72 See Susan Wolf, Moral Saints, 79(8) J. Philos. 419 (1982).

73 To avoid complications, imagine the agent in question has only learned of the risk at a later stage, so that we do not consider the shock of seeing a car too close to your own among the actual harms that the wrongdoer has now to make up for.

74 See Webb, Duties and Damages, supra note 4; Oberdiek, The Wrong in Negligence, supra note 59. In a footnote, Oberdiek recognizes that “there is a sense in which one is, in fact, always liable to the person whom one wrongs, but what one is liable for may simply be censure or blame” (at 1187). This shows that his position and mine are close, except I would say that the wrongdoer is liable not so much to (third-personal) censure or blame but to (second-personal) corrective duties.

75 Webb, Duties and Damages, supra note 4, at 5.

76 I say prima facie wrongs because, as I made explicit in note 62, I accept the possibility that certain forms of strict liability may be fair, all-things-considered.

78 See Dworkin, Ronald, What is Equality? Part 2: Equality of Resources, 10(4) Philos. Public Aff. 283 (1981)Google Scholar; Cohen, Gerald Allen, On the Currency of Egalitarian Justice, 99(4) Ethics 906 (1989)CrossRefGoogle Scholar; Arneson, Richard, Equality and Equal Opportunity for Welfare, 56(1) Philos. Stud. 77 (1989)CrossRefGoogle Scholar; Lippert-Rasmussen, Kasper, Egalitarianism, Option Luck, and Responsibility, Ethics 111.3 (2001), 548–79CrossRefGoogle Scholar; Knight, Carl, An Argument for All-Luck Egalitarianism, 49(4) Philos. Public Aff. 350 (2021)CrossRefGoogle Scholar.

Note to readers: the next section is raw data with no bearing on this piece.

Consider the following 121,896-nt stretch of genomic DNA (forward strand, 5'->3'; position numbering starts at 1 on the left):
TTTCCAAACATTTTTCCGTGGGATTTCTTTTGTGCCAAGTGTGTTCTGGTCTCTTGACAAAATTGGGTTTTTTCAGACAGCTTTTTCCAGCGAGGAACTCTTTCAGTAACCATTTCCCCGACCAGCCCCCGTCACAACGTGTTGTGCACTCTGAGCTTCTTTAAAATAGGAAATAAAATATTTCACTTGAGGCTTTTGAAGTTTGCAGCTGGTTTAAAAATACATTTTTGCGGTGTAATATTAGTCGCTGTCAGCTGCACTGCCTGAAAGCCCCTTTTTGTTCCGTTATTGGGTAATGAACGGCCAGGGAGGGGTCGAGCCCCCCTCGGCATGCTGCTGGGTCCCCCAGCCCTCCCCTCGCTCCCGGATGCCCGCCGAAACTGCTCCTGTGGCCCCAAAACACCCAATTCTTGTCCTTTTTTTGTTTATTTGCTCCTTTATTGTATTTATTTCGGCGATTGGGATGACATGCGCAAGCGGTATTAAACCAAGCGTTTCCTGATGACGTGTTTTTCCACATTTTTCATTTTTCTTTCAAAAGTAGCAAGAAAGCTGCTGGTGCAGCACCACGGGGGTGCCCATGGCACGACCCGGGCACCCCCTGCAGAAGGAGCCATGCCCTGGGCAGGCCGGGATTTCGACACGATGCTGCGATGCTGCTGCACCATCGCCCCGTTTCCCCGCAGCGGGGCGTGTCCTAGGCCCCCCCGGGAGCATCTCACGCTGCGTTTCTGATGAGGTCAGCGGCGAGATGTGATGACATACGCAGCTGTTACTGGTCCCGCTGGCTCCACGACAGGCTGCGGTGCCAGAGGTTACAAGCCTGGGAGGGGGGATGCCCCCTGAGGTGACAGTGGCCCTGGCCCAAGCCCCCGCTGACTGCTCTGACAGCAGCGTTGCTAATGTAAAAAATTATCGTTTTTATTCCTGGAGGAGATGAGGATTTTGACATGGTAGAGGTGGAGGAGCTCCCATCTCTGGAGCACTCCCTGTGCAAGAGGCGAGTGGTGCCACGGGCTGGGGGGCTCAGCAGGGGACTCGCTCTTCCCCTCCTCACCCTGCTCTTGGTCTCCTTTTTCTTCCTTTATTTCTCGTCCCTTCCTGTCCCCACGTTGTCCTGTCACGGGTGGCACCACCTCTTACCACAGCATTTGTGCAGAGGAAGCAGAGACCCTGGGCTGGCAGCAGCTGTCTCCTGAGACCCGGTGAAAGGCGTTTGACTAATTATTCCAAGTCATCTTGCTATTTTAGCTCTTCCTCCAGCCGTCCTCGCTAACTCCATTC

79 John Rawls, ‘Social Unity and Primary Goods’, in Collected Papers (Samuel Freeman, ed., 1999), at 372.

80 See Ripstein, Arthur, Private Order and Public Justice: Kant and Rawls, 92(7) Va Law. Rev. 1391 (2006)Google Scholar.

81 More specifically, my thesis—which is methodologically part of what is now called “conceptual ethics”—consists of the proposal to better demarcate the extensions of the concepts corrective justice and distributive justice. For the terminology, see Tristram McPherson and David Plunkett, Conceptual Ethics and the Methodology of Normative Inquiry, in Conceptual Engineering and Conceptual Ethics 274 (Alexis Burgess, Herman Cappelen, and David Plunkett eds., 2020). For a defense of the idea that we should “engineer” concepts so they undertake their function better, see Mona Simion and Christoph Kelp, Conceptual Innovation, Function First, 54(4) Noûs 985 (2020). For a less optimistic take, see Queloz, Matthieu, Function-Based Conceptual Engineering and the Authority Problem, 131 Mind 1247 (2022)CrossRefGoogle Scholar.